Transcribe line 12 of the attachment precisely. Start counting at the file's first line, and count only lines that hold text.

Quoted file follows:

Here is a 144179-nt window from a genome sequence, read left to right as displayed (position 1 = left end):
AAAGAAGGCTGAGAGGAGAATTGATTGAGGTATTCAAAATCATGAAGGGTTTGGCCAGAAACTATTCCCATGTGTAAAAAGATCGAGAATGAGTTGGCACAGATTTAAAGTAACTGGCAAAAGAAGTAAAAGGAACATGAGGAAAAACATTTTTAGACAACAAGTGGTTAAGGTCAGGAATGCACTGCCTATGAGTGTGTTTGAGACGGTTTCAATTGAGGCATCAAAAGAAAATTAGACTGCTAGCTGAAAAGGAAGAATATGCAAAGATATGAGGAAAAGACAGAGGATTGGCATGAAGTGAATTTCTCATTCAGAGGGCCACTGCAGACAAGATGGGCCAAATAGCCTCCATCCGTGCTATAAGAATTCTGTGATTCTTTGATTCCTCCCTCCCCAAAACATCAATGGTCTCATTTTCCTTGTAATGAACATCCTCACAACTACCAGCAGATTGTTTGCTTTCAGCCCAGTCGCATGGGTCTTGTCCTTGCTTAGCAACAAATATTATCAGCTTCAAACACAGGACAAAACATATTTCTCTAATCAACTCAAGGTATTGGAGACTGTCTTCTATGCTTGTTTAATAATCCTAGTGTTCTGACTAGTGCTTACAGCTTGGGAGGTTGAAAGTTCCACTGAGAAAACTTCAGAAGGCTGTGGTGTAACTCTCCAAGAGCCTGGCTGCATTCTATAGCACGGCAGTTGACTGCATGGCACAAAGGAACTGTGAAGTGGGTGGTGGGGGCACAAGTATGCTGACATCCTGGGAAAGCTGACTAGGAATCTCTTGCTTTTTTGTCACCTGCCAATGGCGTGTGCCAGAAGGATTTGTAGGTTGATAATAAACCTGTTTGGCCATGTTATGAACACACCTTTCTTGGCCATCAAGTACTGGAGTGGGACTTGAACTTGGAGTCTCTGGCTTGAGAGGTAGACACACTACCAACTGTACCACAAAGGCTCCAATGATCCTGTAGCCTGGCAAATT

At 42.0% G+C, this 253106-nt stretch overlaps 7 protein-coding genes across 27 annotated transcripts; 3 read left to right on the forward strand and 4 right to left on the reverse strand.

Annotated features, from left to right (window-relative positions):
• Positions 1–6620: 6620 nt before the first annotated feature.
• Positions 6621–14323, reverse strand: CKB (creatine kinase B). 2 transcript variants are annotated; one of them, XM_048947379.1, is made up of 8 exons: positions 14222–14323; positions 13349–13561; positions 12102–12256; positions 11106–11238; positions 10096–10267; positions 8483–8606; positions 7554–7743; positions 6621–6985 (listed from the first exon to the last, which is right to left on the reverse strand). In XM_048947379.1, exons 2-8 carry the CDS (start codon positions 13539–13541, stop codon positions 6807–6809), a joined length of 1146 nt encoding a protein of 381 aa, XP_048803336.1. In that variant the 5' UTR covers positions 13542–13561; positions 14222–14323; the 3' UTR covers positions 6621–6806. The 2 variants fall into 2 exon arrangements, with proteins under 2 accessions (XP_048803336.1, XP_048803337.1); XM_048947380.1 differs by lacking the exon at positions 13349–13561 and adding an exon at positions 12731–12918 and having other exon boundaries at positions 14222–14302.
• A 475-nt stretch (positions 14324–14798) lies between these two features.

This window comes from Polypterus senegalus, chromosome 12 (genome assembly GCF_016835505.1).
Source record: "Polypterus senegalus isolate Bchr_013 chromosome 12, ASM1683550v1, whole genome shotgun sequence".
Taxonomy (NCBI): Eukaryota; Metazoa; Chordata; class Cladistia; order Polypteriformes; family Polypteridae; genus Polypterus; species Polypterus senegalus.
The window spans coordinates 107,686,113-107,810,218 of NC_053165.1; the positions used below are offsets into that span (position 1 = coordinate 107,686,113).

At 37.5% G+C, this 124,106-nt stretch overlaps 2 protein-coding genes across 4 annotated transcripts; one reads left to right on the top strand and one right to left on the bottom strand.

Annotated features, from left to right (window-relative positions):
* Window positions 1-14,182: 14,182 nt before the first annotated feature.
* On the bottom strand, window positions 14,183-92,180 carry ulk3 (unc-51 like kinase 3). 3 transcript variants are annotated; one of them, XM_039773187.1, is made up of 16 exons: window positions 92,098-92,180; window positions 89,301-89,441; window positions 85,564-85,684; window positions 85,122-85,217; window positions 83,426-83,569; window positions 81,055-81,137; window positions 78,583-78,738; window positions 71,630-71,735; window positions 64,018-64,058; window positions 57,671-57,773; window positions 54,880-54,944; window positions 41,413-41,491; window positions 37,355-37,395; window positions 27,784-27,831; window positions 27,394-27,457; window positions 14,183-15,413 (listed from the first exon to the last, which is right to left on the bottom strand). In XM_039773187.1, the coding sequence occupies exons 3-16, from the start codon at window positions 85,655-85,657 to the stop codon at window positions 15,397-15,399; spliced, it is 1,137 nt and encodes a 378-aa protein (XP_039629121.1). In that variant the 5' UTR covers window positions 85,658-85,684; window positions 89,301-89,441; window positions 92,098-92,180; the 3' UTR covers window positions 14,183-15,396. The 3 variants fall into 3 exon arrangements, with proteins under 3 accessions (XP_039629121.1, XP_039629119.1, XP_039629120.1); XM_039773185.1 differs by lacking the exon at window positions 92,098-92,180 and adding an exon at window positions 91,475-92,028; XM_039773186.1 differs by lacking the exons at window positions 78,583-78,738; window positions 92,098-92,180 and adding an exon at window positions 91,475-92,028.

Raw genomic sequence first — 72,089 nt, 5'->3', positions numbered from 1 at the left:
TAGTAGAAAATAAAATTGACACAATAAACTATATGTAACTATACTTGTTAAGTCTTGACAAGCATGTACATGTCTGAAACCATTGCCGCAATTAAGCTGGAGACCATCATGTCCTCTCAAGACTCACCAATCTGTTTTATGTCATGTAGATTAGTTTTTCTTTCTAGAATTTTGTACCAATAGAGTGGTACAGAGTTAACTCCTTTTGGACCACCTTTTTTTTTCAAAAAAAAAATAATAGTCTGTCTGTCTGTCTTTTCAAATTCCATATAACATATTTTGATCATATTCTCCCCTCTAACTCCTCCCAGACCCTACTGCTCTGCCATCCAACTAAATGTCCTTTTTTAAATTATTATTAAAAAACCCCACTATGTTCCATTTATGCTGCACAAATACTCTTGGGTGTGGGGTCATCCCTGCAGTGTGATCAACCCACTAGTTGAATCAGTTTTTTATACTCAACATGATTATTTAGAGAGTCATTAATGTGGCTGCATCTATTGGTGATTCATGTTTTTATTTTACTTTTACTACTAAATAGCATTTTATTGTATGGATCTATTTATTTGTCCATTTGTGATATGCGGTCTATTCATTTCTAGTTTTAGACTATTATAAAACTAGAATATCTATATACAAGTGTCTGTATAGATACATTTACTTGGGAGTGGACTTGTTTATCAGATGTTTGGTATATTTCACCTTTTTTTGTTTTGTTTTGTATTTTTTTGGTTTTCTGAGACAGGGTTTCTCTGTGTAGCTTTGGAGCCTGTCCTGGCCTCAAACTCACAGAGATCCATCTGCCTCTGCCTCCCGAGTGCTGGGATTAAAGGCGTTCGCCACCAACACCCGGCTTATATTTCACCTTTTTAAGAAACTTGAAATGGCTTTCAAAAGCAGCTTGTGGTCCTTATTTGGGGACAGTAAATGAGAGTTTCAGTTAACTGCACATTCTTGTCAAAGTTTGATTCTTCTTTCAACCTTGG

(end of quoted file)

At 37.5% G+C, this 124,106-nt stretch overlaps 2 protein-coding genes across 4 annotated transcripts; one reads left to right on the top strand and one right to left on the bottom strand.